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Larry Kramer, Truvada Whores and the Angry Divide Between Two Generations

By Brian Addison

Larry Kramer—the author of Faggot, an undisputed activist for the LGBT community, and one of the people who inspired me to take on writing—called me a coward. 

Or at least a potential coward since, as of now, I am not taking Truvada—but I certainly plan on it now that I have health coverage.

“There’s something to me cowardly about taking Truvada instead of using a condom,” Kramer told the New York Times, noting that a drug which “poisons you” must mean you have “rock in your heads”. Even worse, it “has lessened your energy to fight, to get involved, to do anything.”

Much like my disenchantment with the once always-enchanting Dan Savage, I felt an all-too-common mix of anger and sadness: anger that someone so revered would be so thoughtless, and sad because someone so revered would be so thoughtless.

One would like to think that, given Mr. Kramer’s utterly horrifying experience, his mission would be love. This is the man who wrote The Normal Heart—I had always thought his mission was love. That horrifying experience should not be downsized: after all, I was once shown an address book from an older friend, a black X staining name after name, address after address.

“Some weekends were so bad that you had to choose one funeral over another”—a particular line I will never forget.

But Truvada isn’t about cowardliness nor is it about, in the equally perturbing words from David Duran, being a whore. In the end, those are just moral judgments that can be set aside when it comes to protection against HIV.

Y’know, I can’t help but ask something I never thought I would ask. I have always had such respect for those before me, but now that you’ve prodded this respectful young writer.

Are you just an angry old man, Mr. Kramer? Is that what Truvada does for you—angers you because it begins to break the light at the end of the tunnel you never thought would appear and now that it has, you resent it? Do you really think that Truvada somehow downsizes the AIDS crisis and your experience somehow? That since your generation – or at least the ones lucky enough to avoid seroconversion – were relegated to a rubber and, since they were relegated to such, everyone should forever?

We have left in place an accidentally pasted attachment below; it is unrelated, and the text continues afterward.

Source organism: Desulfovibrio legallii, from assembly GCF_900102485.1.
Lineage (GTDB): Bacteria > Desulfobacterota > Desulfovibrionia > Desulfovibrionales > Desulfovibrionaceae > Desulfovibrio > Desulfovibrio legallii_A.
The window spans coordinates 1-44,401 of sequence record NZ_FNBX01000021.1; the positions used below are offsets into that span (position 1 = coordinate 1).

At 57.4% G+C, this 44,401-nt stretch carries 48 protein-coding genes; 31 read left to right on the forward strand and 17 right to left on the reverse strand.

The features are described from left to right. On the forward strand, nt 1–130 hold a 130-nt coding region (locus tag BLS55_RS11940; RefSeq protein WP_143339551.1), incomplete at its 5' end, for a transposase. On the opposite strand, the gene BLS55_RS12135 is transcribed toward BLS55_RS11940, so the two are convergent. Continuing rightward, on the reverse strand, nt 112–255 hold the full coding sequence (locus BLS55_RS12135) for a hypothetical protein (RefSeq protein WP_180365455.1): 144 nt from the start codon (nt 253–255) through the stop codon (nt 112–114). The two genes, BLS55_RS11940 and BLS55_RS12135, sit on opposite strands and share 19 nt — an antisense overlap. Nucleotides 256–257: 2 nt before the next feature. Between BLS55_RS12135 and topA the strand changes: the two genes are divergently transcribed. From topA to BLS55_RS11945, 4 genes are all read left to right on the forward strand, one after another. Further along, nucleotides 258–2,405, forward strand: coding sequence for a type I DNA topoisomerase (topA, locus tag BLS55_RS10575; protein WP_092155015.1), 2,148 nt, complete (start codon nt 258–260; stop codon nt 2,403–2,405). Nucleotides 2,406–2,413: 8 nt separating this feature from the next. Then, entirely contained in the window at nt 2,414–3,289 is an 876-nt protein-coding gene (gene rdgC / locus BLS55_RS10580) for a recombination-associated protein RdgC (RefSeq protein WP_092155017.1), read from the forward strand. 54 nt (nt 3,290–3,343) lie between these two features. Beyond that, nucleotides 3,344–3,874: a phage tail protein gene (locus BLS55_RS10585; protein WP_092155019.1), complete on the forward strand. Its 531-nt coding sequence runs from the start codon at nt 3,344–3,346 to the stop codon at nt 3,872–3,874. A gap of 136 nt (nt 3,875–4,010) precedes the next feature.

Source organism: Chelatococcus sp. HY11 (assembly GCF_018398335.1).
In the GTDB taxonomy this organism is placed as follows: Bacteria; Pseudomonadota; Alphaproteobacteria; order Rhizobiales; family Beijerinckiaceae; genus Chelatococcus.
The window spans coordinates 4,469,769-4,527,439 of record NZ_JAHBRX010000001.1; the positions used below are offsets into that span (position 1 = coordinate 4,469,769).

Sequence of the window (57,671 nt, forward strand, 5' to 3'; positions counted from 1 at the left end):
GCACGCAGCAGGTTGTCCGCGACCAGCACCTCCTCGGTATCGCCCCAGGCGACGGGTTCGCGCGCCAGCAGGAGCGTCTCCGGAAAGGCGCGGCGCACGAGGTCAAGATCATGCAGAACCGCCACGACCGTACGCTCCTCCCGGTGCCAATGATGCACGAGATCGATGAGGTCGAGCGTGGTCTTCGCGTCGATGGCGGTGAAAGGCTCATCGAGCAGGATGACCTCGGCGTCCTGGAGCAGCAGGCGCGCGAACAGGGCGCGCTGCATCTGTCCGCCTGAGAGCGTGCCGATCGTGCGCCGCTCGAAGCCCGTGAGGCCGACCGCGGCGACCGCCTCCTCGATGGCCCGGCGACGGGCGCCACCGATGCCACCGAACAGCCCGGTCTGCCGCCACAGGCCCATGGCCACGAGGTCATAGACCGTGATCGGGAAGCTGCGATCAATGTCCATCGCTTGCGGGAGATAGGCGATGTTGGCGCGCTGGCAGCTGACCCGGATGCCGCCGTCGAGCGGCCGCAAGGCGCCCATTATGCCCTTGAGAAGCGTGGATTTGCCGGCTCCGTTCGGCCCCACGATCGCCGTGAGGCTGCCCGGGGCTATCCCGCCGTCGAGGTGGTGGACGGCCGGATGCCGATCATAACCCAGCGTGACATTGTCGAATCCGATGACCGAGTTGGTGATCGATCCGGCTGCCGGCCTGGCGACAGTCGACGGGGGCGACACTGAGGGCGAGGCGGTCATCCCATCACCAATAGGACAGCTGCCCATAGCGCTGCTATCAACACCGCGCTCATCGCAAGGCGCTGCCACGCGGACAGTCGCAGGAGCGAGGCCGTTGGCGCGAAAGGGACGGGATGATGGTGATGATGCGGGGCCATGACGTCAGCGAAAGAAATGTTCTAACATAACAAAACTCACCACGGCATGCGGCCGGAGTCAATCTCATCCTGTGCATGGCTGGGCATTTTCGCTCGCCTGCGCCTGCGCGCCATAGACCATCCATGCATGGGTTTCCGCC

I genuinely want to know your logic.

Because the people you actually called cowards are the serodiscordant couples who can now love each other like humans without some stinging worry plaguing the back of their shared conscious. The coward is apparently the man who lost his husband and partner of seven years and, in the emotional fallout of that situation, knew he wasn’t stable enough to make proper decisions and took Truvada. The coward is the common gay dude who needs better protection because he knows that only 15% of gay men actually use condoms enough to make them effective.

The coward is apparently the people who want the world to be less dark and more beautiful and free, a place where we our protected against our nature because statistics are proving that we aren’t that “safe and clean.”

Much like the oft-compared situation that women faced when having the option of birth control.

“Unless you’re just a housewife wanting to avoid another child, you shouldn’t need birth control because you shouldn’t be whoring around. After all, who wants to protect those disgusting harlots who do little more than attempt to get into married men’s pants?”

Truvada isn’t about some moral engagement.

And the even more pressing questions to these pundits running around are:

What does it matter? What does it matter that men who are promiscuous are taking it? Would you rather they not? What does it matter that it indicates many dudes don’t use condoms? Would you rather they not use condoms and not use Truvada?

Because last I checked, there were no merit requirements to have protection from HIV. The only requirement I knew of was to be human. Check!

Cheers, Mr. Kramer: I can't wait to show my cowardice when, should it ever happen, the man I am dating discloses that he is positive and I have the pleasure of saying, "So what?"

It's nice to know that even a community as marginalized as the one that is the gay male community of the 70’s and 80’s won’t hesitate in taking a single last jab at their successors to call them cowards for living in a time where they have more choices with less fear.

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